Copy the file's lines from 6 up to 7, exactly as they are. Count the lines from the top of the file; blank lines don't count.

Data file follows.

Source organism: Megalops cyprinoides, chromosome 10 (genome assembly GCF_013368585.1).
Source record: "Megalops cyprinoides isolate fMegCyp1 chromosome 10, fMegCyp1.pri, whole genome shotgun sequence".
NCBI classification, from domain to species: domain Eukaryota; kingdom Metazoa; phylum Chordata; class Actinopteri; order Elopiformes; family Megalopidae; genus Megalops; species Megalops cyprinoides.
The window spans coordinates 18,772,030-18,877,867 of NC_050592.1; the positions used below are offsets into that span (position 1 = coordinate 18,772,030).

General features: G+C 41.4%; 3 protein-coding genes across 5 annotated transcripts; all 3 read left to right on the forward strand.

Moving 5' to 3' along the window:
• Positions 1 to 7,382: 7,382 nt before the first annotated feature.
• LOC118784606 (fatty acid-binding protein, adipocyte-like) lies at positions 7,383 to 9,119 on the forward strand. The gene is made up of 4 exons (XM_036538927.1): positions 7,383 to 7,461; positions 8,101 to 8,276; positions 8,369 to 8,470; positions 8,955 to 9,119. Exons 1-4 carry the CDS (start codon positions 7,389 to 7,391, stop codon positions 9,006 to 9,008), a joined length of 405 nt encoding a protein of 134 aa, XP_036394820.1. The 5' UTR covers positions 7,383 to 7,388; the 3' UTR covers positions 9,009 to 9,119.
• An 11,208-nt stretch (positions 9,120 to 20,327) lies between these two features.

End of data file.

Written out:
Moving 5' to 3' along the window:
• Positions 1 to 7,382: 7,382 nt before the first annotated feature.